Theresa May has signalled Britain will stand firm on its Brexit demands in talks with the EU, as the Prime Minister insisted both sides would benefit.
Speaking on the final leg of a tour of Africa, Mrs May said the Chequers proposals, which triggered high-profile Cabinet resignations and have received a cool response from Brussels, are good for the EU.
The PM said: “Chequers delivers on the Brexit vote. It does it in a way that I believe is good for the UK.
“Obviously, we are in negotiations with the European Union, but I believe our proposals are not just good for the UK, but they are good for the EU as well.”
Mrs May added the Chequers plan offers economic flexibility, saying: “It ensures that we can maintain a good trading relationship with the EU while having the freedom to negotiate trade deals on our own behalf around the rest of the world.”
At a joint press conference with Kenyan president Uhuru Kenyatta, Mrs May said: “As Britain prepares to leave the European Union, we are committed to a smooth transition that ensures continuity in our trading relationship with Kenya.
“We are pursuing, of course, a good deal for trade with the EU once we have left the EU.
“But we will be looking to enhance our trade relationships around the rest of the world as well.
“Trade isn’t about one country doing better than another country, actually, trade is mutually beneficial.”
The comments came after it was reported that French president Emmanuel Macron has softened his stance towards London and is seeking a close post-Brexit relationship.
A new Continental structure would see “concentric circles” with the EU and euro at its core and the UK in a second ring, according to the newspaper.
The claims emerged after the EU’s chief negotiator Michel Barnier struck an optimistic tone, stating: “We are prepared to offer Britain a partnership such as there never has been with any other third country.”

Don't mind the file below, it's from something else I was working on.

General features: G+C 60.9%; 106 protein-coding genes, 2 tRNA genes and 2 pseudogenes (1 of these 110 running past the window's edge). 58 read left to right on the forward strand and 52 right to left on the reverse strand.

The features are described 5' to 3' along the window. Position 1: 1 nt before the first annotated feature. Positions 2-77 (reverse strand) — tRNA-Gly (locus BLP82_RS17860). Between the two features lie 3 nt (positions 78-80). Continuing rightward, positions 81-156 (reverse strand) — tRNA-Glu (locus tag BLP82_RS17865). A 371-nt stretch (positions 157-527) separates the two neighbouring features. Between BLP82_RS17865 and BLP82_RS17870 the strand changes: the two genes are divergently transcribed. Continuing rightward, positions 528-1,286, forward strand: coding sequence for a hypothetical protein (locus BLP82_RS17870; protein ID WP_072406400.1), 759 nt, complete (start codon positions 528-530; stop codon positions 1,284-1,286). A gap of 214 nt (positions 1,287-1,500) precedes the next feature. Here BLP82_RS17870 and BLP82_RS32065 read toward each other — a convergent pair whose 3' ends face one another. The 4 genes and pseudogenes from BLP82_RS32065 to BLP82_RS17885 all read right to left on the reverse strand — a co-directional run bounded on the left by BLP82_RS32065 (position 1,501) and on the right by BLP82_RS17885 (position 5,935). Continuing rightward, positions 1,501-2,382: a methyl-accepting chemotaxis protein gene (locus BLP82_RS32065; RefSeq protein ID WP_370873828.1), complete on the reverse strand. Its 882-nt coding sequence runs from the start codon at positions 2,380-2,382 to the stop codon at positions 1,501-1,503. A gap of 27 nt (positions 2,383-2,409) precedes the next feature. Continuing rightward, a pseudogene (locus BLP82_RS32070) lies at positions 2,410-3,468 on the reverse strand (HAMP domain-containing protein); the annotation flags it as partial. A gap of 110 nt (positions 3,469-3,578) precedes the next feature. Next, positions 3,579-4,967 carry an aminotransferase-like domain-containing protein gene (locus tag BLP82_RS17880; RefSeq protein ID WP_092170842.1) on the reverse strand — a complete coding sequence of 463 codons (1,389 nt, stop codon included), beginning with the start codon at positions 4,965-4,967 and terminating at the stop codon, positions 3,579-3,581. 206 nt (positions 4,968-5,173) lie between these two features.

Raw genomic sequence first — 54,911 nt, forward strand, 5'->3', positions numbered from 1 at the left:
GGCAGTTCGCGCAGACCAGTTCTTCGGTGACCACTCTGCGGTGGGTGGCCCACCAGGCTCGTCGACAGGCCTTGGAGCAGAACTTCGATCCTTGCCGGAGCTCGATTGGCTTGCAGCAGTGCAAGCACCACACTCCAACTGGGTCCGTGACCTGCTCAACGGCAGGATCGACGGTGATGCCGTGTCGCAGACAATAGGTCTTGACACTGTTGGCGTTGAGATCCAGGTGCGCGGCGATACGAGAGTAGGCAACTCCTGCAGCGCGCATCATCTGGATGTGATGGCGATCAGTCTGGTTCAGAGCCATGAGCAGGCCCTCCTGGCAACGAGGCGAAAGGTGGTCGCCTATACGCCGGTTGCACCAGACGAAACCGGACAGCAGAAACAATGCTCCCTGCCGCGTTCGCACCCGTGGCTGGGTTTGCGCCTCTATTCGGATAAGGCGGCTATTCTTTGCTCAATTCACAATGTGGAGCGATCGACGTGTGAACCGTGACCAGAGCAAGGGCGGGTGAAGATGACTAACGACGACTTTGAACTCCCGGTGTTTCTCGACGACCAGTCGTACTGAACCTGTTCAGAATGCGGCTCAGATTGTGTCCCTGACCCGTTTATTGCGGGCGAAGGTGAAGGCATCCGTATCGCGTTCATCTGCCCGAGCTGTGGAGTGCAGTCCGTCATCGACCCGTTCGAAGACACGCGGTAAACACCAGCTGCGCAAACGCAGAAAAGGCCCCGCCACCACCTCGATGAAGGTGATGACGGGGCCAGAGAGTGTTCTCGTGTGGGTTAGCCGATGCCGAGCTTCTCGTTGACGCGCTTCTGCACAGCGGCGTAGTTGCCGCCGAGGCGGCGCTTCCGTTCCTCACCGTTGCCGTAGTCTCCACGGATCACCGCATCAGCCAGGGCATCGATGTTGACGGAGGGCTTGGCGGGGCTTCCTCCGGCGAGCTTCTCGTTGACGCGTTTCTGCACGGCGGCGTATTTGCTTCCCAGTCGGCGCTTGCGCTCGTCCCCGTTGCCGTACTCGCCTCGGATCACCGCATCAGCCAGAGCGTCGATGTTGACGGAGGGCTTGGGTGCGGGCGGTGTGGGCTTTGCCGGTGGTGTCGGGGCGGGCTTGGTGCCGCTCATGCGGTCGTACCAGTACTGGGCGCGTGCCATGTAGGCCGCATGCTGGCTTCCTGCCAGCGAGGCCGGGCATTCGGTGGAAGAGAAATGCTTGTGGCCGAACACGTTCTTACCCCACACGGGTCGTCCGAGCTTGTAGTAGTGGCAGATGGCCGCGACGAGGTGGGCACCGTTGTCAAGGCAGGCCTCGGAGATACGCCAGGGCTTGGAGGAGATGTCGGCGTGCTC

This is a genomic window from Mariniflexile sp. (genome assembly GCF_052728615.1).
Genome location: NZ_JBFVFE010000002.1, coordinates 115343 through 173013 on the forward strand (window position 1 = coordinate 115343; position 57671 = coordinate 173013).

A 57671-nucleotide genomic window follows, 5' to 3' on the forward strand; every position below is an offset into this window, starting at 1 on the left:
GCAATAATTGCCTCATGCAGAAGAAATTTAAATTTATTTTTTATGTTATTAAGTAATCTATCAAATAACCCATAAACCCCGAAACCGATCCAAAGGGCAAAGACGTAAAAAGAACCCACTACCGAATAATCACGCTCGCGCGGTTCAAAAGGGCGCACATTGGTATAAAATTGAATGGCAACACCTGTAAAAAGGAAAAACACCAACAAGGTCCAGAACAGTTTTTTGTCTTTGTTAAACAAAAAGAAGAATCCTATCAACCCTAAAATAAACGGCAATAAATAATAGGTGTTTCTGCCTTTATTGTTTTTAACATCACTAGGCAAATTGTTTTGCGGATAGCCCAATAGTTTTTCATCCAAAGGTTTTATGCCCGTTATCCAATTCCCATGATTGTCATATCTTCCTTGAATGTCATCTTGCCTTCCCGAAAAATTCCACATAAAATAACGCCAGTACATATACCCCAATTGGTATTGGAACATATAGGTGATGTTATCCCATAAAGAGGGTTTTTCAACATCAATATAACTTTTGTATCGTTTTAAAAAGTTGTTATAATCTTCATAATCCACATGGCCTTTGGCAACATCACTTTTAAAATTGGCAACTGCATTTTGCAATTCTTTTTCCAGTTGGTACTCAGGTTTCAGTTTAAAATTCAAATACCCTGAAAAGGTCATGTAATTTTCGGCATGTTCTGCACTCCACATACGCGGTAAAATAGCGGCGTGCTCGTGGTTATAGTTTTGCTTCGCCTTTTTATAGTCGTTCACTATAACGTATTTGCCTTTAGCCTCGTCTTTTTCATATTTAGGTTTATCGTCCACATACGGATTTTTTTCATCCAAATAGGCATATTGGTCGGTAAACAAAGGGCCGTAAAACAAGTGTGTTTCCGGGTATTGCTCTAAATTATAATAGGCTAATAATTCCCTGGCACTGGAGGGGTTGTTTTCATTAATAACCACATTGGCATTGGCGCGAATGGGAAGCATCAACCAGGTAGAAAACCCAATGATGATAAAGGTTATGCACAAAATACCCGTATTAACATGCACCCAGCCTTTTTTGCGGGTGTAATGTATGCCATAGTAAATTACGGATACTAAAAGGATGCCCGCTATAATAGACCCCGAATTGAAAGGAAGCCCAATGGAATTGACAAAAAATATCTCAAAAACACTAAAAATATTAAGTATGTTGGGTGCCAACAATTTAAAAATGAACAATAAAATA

The comments helped trigger a sharp rise for sterling on the money markets.
As the deadline to Brexit approaches, London is intensifying its withdrawal agenda with Foreign Secretary Jeremy Hunt at an EU meeting in Austria on Thursday, and Brexit Secretary Dominic Raab due to hold talks in Brussels on Friday with Mr Barnier.
Mr Raab has indicated negotiations could go beyond the expected October deadline, telling a Lords committee: “I think it is important as we enter the final phase of the negotiations in the lead-up to the October council and the possibility that it may creep beyond that, we want to see some renewed energy.”
Foreign Secretary Jeremy Hunt said a “huge amount of effort” would be needed to come to a Brexit agreement.
Speaking as he arrived at an informal meeting of foreign affairs ministers in Vienna, he said: “Of course Brexit will come up, not as one of the main topics of discussion, but our priority here is to make sure that there is political will on all sides; we believe it is possible to come to an agreement.
“We think that is in the interests of the EU as well as the UK but it’s going to need a huge amount of effort in the weeks that we have now left to us.”